Let me share one of my favorite moments: a passage mocking the faux-oppression of the privileged. Near the end of the book, Doris, who has gone through incredible physical and emotional pain -- violently separated from her family as a child; her own children sold away from her; beaten savagely; working long, brutal hours in the cane fields; and all throughout having had to pretend unfettered adoration the masters that she hates and despises -- is in the master's house and spies a locked cupboard with the key still in:
...I opened it, and found myself on a trip into Nonso's mind.

Self-help books were stacked on shelves, loads of them:
They F**k You Up--How to Survive Family Life
Healing Your Inner Child
How to Start a Conversation & Make Friends
Dealing with People You Can't Stand
How to Motivate Your Workforce
Hidden away at the bottom, spines turned inward: Inheritance Tax for Dummies and Curing VD the Natural Way.

Not a single book had a creased spine.

I had to laugh.
I had to laugh, too.
sophinisba: Gwen looking sexy from Merlin season 2 promo pics (william hack rose by semyaza)
[personal profile] sophinisba
9. Trumpet by Jackie Kay, 1997

I loved this book a lot, probably more than anything else I've read so far this year. [livejournal.com profile] pigeonhed wrote a good review of it here. Jackie Kay does a really wonderful, subtle job of dealing with issues of gender, race, sexuality, class, and nationality interact in her characters' lives without ever taking you out of the story. It really does put you right in the minds of these people dealing with their loss and grief. I loved the way she left most of the narration to Joss's widow and son but also brought in the voices of so many other characters, and you could really see the lack of understanding between the family members and close friends who are grieving for a person they loved versus outsiders who want to know more about some sensational story. I found this book very beautiful and moving and I recommend it highly.

12. Blood Rights by Mike Phillips, 1989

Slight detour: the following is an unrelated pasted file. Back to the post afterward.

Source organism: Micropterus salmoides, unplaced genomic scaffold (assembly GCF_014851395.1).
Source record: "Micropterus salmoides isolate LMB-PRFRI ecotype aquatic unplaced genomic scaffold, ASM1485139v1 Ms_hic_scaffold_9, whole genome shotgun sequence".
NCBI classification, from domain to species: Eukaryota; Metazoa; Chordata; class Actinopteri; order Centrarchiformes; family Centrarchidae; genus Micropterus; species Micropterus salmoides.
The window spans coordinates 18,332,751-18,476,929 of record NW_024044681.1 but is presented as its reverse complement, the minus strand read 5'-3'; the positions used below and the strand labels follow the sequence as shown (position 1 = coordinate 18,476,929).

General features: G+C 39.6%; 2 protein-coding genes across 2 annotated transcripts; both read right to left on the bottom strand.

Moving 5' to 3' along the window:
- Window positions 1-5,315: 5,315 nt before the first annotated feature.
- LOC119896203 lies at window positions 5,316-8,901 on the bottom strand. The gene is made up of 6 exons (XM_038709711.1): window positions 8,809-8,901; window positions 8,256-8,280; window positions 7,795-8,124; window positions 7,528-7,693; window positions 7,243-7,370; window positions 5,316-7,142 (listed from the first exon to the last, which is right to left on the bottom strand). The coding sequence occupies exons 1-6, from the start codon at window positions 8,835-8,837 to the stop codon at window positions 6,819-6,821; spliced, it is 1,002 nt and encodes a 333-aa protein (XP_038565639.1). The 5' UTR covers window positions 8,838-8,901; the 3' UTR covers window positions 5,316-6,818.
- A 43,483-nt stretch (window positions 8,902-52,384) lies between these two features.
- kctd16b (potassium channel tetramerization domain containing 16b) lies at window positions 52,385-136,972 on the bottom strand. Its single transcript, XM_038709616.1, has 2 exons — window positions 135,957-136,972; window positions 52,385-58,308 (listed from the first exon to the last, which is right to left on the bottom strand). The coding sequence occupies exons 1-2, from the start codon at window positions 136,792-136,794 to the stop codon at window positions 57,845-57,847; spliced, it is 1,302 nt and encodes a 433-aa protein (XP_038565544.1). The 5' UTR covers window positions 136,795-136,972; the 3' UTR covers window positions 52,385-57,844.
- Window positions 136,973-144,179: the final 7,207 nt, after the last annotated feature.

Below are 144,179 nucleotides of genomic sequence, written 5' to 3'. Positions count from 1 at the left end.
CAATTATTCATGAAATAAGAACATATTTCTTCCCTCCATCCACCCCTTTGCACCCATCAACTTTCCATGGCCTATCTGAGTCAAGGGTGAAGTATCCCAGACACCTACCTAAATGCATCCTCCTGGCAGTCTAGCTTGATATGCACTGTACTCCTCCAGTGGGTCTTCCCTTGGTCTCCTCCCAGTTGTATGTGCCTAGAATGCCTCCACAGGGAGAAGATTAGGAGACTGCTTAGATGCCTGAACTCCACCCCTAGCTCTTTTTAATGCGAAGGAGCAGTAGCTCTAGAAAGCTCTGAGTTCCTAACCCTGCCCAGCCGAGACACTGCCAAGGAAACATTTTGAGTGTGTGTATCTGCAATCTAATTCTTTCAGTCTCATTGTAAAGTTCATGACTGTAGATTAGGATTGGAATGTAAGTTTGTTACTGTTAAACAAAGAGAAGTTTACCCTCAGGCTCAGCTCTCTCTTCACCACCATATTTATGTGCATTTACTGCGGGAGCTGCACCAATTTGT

Blood Rights is the first in a series of mysteries about a black British journalist named (get this, SPN fans) Sam Dean who ends up working as a private investigator. In this book he's hired by a rich white couple to look for their daughter, Patricia, who has recently disappeared. Dean is initially reluctant to take the job but he needs the money and also finds himself wanting to look out for Patricia's black friend, Roy, who reminds him both of his son and of himself as a young man.

This was a quick and interesting read and I was going along thinking, eh, it's not going to be one of my favorite books but I liked it pretty well, especially for the observations about race relations and different subcultures in London and Manchester, and I would probably try to read at least one more book in the series. Dean does that thing straight male narrators sometimes do where every time he meets a woman he has to evaluate her attractiveness, and this annoyed me some but I figured it wasn't a big deal. Early on there was a little romance developing with a female character that interested me and I was disappointed that she disappeared from the story, though I guess she comes back in later books. Then about 25 pages from the end some stuff that I really hated happened. Spoilers! )
[identity profile] rcloenen-ruiz.livejournal.com
Hi everyone. I'm new to 50books_poc and this is my first post :

I chose my first book on the basis of having met the writer in person, and because I found myself very much inspired by her at a time when I was about to give up on my own fiction.

Borrowed Body by Valerie Mason-John:

"Borrowed Body" is Pauline's story. Pauline is a black girl who was left by her mother in foster care when she was a child. Mason-John has a strong and compelling voice and we follow Pauline as she is moved from one foster home to the other until she finally is placed in Dr. Barnardo's Village in Essex.

"Borrowed Body" starts with these lines: 

I could have been born and raised in Africa. But my Spirit was in too much of a rush to be reincarnated. Instead I borrowed the body of a Nigerian woman who was trying to escape her life by setting sail to the land of Milk and Honey. I thought I saw two lovers lying together on the flower-strewn banks of the river Oshun. So I said to myself here's the chance I've been waiting for. I jumped inside her body in the hopes this time round I would be a love child.

It's hard to encapsulate "Borrowed Body" in a few lines, but I liked the way in which this book told its story in a straightforward manner. This is an engaging book with strong, beautiful prose and a hopeful ending.

"Borrowed Body" is a bit difficult to classify. Mason-John calls it a fictional magical-realist memoir and I think the book fits the bill. There are elements of the fantastic woven in with the very real world, but because of how this story is based on the author's own experience of growing up in Dr. Barnardo's Village, it easily fits within the literary mold as well.